Some American taxpayers will be receiving direct stimulus payments of $1,200 as part of the new bill. Those with incomes up to $75,000 will receive the full $1,200, with the amount lowering and eventually phasing out for those who earn more than $99,000. Individuals earning $99,000 or couples earning $198,000 or more will not receive checks. Families who qualify with children can expect to receive an additional $500 in direct payments per child.2
To determine how much you will receive, the government will be basing your income level on your 2018 tax return, unless you have already filed your 2019 tax return.2 As a reminder, the tax filing deadline has been extended to July 15, 2020.2
Small Business Grants & Loans
A large portion of this stimulus bill will be going toward assisting small businesses who have been affected greatly by the COVID-19 pandemic. Overall, $500 billion will go toward assisting businesses and corporations, with $29 billion going to the aviation industry and $17 billion to businesses that work in national security. The remaining $454 billion can be leveraged as loans for other businesses or municipalities. Companies that choose to take this government assistance must agree to stop any stock buybacks for the length of the loan plus a year. In addition, these companies must retain at least 90 percent of their employee levels between March 24 and September 30, 2020.2
This money will be overseen by an inspector general and a five-person panel, who Congress will appoint. In addition, any businesses run or partially run (at least 20 percent stake in the company) by the Trump family, or other senior government officials, will not be eligible to use these funds.2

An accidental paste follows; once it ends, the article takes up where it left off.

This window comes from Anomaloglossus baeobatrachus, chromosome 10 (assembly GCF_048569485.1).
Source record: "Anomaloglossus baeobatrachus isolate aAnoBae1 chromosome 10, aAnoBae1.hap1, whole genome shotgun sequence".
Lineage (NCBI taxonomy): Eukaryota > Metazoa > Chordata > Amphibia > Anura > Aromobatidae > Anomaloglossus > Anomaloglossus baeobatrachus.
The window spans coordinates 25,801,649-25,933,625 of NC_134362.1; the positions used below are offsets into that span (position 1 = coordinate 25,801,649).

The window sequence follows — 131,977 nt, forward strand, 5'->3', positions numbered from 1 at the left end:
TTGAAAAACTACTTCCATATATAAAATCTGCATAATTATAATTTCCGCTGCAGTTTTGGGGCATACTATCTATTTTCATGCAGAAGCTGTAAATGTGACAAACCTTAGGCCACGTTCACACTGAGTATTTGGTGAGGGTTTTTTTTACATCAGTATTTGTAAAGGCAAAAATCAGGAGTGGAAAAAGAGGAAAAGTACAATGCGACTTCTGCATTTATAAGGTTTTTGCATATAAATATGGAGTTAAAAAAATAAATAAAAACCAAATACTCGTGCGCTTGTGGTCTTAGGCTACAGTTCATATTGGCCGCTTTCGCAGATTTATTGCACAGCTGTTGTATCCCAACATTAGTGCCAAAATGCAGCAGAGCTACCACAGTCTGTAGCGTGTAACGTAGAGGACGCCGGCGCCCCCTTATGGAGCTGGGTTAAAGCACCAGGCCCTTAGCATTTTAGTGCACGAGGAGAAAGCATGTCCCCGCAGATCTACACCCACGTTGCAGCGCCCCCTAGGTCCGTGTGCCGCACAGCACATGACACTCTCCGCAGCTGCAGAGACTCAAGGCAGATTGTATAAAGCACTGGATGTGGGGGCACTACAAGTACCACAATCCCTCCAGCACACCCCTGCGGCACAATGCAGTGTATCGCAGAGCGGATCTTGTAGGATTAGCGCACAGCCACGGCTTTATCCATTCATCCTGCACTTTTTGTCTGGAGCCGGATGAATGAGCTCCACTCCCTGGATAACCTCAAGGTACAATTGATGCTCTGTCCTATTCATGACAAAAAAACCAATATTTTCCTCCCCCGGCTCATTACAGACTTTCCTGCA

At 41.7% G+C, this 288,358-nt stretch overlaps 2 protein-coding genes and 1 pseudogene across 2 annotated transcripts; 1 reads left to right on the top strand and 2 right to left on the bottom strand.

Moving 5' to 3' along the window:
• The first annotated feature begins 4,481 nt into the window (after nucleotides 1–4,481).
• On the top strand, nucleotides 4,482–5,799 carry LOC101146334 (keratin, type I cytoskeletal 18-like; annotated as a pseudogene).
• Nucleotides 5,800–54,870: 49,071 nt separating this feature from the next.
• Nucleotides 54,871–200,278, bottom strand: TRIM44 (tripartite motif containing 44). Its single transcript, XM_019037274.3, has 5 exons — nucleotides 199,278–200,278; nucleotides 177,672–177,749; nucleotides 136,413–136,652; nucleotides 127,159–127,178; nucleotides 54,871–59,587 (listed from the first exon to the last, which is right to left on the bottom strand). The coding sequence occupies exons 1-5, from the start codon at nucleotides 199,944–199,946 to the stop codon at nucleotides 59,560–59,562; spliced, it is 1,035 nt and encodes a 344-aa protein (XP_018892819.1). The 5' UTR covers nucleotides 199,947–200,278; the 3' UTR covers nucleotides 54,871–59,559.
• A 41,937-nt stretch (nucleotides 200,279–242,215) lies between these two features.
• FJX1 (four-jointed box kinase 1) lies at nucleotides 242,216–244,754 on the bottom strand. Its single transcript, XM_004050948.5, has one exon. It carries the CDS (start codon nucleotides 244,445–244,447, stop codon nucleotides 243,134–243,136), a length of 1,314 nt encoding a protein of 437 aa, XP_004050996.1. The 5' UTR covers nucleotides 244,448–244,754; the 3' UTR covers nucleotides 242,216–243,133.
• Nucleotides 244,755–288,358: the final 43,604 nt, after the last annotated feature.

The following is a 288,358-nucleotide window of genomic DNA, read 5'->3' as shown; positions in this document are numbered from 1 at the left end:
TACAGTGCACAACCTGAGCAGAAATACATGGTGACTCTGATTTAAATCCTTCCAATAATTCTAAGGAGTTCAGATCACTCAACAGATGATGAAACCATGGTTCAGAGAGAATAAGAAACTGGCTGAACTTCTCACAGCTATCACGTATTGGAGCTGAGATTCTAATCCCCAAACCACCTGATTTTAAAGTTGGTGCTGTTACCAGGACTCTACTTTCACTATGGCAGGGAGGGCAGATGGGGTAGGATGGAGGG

Required Minimum Distributions (RMDs)
The CARES Act essentially suspended required minimum distributions (RMDs) for 2020 across the board. The bill stated that defined contribution plans, like 401(k)s, 403(b)s, 457(b) plans, and IRAs (Inherited IRAs too), may suspend RMDs in 2020. RMDs for 2020 were already a bit lower since 2020 is the first year in which the required beginning date switched from age 70.5 to age 72 – unless someone turned age 70.5 in 2019, in which case they owe an RMD by April 1, 2020. However, the new CARES Act allows account owners to skip both their 2019 RMD if it was their first year and had not yet made an RMD by April 1, 2020, and their 2020 RMD.
Millions of educators and students from K-12 through college have been affected by government orders to self-isolate. In an effort to assist school systems and institutions across the country, the government is granting $30 billion in emergency education funding.2